The Premier League has agreed black lives will be relevant next week. Or at least, it has decreed – at the urging of some team presidents – that the term “Black Lives Matter” will be carried on players’ jerseys. Instead of their initials, for the first round of fixtures as the season begins next week. This hasn’t officially determined that black lives should matter for the remainder of the season, or after next week. But be assured it will meet with key stakeholders and make an announcement at the right time.
Black Lives matter
Aside from all the flippancy, it increasingly be instructive to mark the measures that took us to this stage. The shirt messages are a laughably piffling gesture in and of themselves: a bit of fabric stitched onto another piece of fabric, a show of support with emphasis on the former rather than the latter. But it’s a move that would already have been inconceivable only a few years earlier; maybe only a few weeks ago, before the killing of George Floyd, a surge of justified rage shook up the very theories and orthodoxies in which our culture was founded. Causing us all – including sport – to look at ourselves.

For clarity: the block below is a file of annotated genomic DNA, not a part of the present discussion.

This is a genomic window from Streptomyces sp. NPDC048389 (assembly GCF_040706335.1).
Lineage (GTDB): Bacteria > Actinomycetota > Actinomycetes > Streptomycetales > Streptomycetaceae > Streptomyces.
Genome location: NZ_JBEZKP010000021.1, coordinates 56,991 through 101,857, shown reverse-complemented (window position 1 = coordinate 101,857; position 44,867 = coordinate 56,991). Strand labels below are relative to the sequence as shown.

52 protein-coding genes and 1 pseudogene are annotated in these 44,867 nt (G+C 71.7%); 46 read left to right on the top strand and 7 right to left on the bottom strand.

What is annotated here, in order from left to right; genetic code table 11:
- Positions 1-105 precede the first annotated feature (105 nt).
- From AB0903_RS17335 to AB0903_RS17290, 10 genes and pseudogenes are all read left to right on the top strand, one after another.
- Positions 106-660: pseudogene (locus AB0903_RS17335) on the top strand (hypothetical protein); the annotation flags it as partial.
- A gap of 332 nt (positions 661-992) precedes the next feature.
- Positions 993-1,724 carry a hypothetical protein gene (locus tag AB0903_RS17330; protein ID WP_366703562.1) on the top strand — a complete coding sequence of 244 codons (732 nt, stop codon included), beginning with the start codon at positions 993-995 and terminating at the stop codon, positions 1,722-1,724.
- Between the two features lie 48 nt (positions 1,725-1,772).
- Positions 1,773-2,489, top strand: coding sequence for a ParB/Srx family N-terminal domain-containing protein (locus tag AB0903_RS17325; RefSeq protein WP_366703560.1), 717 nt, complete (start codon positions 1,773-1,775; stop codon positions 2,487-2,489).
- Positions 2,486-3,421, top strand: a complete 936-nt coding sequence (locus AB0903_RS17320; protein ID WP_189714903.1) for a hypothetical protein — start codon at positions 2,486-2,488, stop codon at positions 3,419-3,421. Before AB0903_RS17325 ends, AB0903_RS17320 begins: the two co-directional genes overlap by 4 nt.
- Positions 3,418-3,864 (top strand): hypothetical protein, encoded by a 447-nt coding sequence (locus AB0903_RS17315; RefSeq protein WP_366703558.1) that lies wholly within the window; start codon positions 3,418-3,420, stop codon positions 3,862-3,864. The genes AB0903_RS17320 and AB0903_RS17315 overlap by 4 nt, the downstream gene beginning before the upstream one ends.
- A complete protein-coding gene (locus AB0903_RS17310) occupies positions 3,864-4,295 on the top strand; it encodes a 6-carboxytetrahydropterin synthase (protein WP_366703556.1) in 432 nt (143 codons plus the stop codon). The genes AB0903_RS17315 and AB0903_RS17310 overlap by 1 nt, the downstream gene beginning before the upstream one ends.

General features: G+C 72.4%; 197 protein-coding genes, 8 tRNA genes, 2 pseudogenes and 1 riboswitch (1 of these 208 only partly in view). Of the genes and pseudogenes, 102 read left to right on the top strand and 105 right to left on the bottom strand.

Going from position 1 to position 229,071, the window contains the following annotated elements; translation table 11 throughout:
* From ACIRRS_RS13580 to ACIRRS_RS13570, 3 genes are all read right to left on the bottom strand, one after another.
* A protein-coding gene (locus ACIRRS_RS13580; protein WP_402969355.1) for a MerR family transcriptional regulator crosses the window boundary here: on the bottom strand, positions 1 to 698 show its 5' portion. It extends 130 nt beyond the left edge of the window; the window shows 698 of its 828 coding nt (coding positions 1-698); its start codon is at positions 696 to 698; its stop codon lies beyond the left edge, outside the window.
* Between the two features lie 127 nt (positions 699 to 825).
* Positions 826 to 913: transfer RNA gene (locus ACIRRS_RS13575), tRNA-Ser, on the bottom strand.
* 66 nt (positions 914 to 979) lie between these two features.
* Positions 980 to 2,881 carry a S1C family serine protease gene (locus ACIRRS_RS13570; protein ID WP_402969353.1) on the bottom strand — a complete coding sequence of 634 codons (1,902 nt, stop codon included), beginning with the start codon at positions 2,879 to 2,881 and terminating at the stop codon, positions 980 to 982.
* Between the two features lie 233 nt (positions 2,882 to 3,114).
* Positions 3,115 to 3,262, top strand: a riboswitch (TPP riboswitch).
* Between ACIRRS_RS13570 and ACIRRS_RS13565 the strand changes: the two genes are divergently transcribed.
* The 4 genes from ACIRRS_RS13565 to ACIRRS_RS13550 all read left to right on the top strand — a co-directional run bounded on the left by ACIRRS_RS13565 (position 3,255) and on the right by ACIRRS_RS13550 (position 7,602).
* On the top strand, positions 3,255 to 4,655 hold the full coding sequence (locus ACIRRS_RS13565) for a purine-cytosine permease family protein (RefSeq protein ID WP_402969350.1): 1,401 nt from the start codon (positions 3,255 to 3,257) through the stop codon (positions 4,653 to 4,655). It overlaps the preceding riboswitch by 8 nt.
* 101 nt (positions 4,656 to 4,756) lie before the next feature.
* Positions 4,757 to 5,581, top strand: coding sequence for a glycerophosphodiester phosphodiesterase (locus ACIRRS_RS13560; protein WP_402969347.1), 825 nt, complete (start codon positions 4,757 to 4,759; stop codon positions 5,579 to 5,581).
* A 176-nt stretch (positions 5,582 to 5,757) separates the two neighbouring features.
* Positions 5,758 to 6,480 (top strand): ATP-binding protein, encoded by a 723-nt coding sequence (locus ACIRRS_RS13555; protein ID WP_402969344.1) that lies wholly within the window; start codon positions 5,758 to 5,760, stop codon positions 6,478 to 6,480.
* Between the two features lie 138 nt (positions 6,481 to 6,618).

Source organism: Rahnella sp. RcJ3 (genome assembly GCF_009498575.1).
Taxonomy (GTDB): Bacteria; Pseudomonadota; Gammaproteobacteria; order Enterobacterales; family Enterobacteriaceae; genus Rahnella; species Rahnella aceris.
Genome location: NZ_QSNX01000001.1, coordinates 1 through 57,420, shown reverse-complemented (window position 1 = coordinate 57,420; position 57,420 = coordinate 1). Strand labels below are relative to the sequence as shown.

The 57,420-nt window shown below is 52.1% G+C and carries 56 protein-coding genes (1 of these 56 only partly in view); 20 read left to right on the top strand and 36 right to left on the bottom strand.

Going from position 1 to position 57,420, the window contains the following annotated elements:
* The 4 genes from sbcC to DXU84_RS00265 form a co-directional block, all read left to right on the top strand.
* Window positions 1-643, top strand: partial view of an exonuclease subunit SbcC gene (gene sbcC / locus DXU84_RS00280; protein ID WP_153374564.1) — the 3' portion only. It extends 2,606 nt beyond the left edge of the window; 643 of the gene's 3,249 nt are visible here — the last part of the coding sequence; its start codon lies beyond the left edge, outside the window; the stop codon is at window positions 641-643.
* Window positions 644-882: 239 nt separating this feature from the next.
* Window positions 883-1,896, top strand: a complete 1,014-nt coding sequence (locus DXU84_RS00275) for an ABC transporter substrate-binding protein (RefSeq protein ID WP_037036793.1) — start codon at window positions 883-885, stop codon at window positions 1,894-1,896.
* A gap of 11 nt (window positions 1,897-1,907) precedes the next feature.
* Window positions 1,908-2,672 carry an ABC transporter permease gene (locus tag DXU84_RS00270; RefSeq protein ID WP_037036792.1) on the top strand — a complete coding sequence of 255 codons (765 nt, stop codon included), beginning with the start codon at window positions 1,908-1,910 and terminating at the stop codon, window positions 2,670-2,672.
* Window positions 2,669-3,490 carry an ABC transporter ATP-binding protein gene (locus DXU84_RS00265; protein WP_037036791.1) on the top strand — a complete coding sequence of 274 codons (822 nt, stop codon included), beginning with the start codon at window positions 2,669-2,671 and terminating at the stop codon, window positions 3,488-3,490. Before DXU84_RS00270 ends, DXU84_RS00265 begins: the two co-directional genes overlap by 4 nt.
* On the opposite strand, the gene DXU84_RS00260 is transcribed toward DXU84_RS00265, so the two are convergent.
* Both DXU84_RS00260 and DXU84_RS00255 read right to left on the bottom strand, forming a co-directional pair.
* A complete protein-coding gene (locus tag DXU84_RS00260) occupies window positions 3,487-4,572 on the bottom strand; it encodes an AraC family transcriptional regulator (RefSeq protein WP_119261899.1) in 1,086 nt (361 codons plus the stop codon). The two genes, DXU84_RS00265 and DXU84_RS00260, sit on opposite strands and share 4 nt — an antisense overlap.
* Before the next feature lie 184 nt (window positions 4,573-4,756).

This is no sudden wake-up. It could sound a little like that from inside the walled privilege universe where most of us live. But for many of the players and supporters who are voicing out now. This is merely the vocalization of emotions and opinions that have been stealing under the surface for a while. They kept in place by fear of retaliation, by fear of outrage, by a culture and a collective debate that has long cast anti-bigotry, not bigotry, as the main destructive force.
Even so, this is a moment of genuine potential and one that therefore needs to go far beyond talking. For the first time , people who are not interested in tackling racial inequalities are faced with its effects. A generation that has long respected Churchill as an emancipator. Also Geoffrey Boycott as the true cricket leader and Fawlty Towers’ The Germans episode as the peak of British satire is seeing its idols winding from its pedestals and offering a dunking.